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Thursday, Dec. 9, 2004 06:35 pm

Legacy

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Marc Chagall, Serigraph, 1950s, from the Trutter Museum Collection

Philip and Mary Kathyrn Trutter traveled all over the world -- 10 trips to 100 countries -- and collected amazing pieces of art, jewelry, and artifacts from the many places they visited. They filled every inch of their home -- tabletops, walls, cabinets -- with these pieces. And today their memory lives on in the museum honoring them, the Philip and Kathryn Trutter Museum, located at Lincoln Land Community College.

Right now the museum is featuring an exhibit of 70 pieces showcasing the Trutters' travels to the Far East. Christine Ramirez-Campbell, the museum coordinator, and Karen Sanders, executive director of the Lincoln Land Community College Foundation, proudly show off the highlights of the exhibit: a signed lithograph by Salvador Dali, a signed Marc Chagall, and Philip Trutter's favorite piece, an ornamental knife from Tibet that always lay on his desk. Historically important items include a cast-bronze pot from the Chinese Zhou Dynasty (1100-771B.C.) and a water jug from Peru's Late Intermediate Period (1000-1450 A.D.).

An intricately designed kimono, a large head of Buddha from the Yuan Dynasty (1280-1368 A.D.), and a 19th-century wedding headdress from Uzbekistan, worn by five generations, stand out as exemplary pieces. Photos, Philip Trutter's architectural drawings, vases, and many other items round out the exhibit.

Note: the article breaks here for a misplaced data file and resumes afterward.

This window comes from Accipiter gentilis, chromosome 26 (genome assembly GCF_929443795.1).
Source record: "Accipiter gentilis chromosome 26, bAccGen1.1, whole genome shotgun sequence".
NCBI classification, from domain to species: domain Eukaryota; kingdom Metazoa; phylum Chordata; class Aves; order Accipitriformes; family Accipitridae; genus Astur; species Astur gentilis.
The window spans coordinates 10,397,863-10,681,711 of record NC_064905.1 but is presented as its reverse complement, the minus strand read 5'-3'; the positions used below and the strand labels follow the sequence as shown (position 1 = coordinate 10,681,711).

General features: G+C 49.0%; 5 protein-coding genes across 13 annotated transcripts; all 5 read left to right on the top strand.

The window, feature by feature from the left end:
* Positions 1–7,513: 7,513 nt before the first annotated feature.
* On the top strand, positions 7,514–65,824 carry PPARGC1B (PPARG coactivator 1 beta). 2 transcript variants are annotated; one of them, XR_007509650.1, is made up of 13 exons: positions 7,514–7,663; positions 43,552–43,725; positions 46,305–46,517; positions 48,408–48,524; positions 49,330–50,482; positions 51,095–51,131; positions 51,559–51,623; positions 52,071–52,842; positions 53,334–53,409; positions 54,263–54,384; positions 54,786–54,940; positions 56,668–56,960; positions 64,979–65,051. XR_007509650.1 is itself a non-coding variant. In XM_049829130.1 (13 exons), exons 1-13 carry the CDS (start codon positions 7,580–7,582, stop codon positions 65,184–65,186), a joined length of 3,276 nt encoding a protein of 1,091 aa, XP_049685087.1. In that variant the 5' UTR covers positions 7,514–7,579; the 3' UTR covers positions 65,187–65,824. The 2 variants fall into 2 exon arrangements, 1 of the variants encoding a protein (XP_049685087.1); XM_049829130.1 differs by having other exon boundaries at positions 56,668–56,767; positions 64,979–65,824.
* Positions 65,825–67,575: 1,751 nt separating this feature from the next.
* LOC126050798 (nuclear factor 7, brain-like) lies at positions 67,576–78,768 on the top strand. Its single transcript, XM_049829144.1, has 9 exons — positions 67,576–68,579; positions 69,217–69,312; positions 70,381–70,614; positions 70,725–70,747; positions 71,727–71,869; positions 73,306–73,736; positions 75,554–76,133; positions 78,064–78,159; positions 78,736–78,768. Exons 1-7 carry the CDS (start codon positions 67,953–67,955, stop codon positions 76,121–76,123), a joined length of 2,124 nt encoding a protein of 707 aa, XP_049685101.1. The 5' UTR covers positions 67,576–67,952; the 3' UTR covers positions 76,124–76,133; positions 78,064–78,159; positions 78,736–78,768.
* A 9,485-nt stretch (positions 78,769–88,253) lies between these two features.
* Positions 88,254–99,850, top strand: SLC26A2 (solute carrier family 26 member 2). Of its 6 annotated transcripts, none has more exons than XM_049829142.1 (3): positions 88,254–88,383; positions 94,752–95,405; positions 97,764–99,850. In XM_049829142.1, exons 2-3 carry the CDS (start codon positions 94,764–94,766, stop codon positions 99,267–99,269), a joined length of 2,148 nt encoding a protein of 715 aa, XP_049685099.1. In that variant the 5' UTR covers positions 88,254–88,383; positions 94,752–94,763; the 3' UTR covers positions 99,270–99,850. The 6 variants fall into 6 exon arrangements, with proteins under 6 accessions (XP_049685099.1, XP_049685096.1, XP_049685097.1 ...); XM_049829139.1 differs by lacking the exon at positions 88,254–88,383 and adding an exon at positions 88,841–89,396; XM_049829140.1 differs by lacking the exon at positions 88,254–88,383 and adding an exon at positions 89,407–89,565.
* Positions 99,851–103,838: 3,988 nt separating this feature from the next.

Philip and Mary Kathryn (Kitty) Trutter lived in Kitty's family home, a small brick bungalow on Vine Street. Philip, an architect, never designed a more elaborate house for his family, spending his money instead on his true passion, travel.

Born here in 1913, Trutter graduated from Springfield High School in 1931 and attended Springfield College in Illinois until 1933, when he went to the University of Illinois to study architecture. He returned to Springfield and began his architecture career with Trutter, Deal and Deal, which later became Trutter, Cooley and Toberman.